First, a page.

“Legal Ethics: Social Media Edition”

I’ve written before about social media and the practice of law — How to Destroy a Legal Career with Facebook The Case of the Juror with the Twitchy Thumbs — the Oregon juror sanctioned for sending Tweets from the jury box, and Investigating with Social Media. And of course, I’ve written about other dumb things lawyers do. Today, I’m sharing a blog that combines the topics, from NW Lawyer, the Washington State Bar News blog.  Of course, your lawyer protagonist would never do such things, but the lawyer on the other side of a big case? The cute guy lawyer your protag used to see in the courthouse and now she wonders where he went — or why he’s now pulling espressos at Starbucks instead of working in the defender’s office?

“Legal Ethics: Social Media Edition


social mediaSocial media has potential pitfalls for everyone, but particularly lawyers. Take a look at these stories about lawyers using — and sometimes abusing — social media, and breathe a sigh of relief that you haven’t made any of these mistakes (you haven’t, right?)

About the Author

The Washington State Bar Association’s Office of Disciplinary Counsel (ODC) is responsible for reviewing, investigating and prosecuting grievances about the ethical conduct of Washington lawyers. Learn more about the ODC.”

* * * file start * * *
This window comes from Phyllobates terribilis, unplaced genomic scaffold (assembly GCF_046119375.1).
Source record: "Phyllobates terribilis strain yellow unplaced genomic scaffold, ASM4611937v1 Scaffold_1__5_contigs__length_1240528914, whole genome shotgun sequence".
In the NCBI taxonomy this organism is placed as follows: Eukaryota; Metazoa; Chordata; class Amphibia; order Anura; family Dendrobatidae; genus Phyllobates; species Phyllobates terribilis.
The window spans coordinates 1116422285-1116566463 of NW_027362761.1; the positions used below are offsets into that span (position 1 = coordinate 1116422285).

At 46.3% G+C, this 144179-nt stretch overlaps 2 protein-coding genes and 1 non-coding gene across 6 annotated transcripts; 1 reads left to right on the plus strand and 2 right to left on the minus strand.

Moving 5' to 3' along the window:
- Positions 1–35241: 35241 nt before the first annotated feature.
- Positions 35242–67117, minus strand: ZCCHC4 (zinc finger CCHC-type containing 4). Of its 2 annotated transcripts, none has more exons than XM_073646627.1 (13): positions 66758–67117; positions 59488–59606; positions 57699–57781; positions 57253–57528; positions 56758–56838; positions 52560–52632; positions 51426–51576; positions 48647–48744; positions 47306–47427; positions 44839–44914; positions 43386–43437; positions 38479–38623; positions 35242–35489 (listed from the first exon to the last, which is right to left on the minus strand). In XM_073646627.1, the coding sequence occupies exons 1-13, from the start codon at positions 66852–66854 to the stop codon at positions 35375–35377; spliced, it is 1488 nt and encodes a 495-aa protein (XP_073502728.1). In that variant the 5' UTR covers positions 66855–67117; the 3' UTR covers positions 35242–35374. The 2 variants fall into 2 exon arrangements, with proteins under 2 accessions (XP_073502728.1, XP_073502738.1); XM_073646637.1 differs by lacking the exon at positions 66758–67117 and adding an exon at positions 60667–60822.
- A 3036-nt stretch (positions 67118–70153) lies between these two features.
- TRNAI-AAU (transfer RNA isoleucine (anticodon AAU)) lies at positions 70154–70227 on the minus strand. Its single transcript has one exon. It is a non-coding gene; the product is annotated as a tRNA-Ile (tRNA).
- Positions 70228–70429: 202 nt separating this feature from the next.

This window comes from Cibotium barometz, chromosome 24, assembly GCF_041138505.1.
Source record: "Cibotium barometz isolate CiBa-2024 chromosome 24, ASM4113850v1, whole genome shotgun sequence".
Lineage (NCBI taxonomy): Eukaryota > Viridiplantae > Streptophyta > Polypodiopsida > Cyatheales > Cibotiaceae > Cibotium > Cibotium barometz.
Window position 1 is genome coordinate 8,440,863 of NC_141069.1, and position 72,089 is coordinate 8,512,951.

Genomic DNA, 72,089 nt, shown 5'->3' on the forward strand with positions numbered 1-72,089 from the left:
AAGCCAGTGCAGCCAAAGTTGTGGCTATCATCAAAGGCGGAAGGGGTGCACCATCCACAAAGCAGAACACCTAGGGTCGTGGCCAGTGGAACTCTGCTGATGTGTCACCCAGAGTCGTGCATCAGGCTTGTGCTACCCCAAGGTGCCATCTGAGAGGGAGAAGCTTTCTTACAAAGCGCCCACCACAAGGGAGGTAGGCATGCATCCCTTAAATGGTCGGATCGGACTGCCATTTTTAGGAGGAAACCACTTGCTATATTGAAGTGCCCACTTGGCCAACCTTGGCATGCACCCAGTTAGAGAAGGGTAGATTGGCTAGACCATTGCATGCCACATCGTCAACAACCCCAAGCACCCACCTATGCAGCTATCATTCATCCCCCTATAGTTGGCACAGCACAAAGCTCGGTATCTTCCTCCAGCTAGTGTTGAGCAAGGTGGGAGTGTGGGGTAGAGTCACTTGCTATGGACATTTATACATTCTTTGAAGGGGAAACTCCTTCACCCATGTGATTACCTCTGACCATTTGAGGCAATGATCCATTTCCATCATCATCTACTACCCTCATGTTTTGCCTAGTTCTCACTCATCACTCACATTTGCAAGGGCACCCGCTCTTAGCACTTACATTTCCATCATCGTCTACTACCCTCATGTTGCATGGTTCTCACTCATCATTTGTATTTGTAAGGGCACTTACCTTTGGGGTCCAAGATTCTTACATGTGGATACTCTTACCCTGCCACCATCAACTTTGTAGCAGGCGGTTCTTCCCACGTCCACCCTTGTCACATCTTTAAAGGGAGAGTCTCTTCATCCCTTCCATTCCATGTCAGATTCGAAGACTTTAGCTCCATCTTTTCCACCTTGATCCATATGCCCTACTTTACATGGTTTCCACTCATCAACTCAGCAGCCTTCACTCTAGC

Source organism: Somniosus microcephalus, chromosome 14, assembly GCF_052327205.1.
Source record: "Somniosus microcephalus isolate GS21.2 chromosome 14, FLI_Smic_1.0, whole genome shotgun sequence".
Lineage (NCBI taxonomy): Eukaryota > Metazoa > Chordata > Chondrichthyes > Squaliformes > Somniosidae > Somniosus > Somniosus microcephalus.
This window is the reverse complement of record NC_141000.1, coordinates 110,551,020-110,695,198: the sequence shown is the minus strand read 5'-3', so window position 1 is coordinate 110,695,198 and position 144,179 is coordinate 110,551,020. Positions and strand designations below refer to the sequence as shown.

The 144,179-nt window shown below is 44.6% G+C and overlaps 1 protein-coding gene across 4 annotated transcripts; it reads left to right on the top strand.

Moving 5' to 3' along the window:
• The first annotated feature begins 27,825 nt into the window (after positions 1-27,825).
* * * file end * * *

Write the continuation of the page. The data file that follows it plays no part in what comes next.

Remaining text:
Googling potential jurors

I’ve done it for years. When my law firm takes on a new case, I Google opposing parties and scour their websites. I Google our client. I look at what they post — publicly — on Facebook. I check for news accounts of the incident involved. I’ve discovered surprising things that weren’t in the files. No smoking guns, but useful information that helps me understand who and what we’re dealing with. I read the comments on news accounts to get a sense of the public perception, true or false. And if a case goes to trial, we do the same for potential jurors, to get a sense of who they are — and keep an eye out for any violations of the judge’s admonitions against talking about the case publicly during trial. Trials are expensive, emotional, and time-consuming — and a juror’s misconduct can torch years of effort.

Never, ever, though, would I go beyond the public wall to “friend” or “follow” a witness or potential juror. Like many other lawyers, I think it’s part of my obligation to my client to look at the information a person shares publicly, but to pry into private communications or to “friend” a witness on FB — even if they know, or should know, who we are — would clearly be an ethical violation.

The American Bar Association has now given a green light to the practice of looking at public information, such as corporate or individual websites, or public Facebook profiles. Whether lawyers can hire firms to do the research, essentially profiling a juror from their social media posts, is still an open question. Individual states and courts may, of course, approve or sanction the practice, but the ABA opinion is good guidance.

How will your characters use this tool — or break the rules?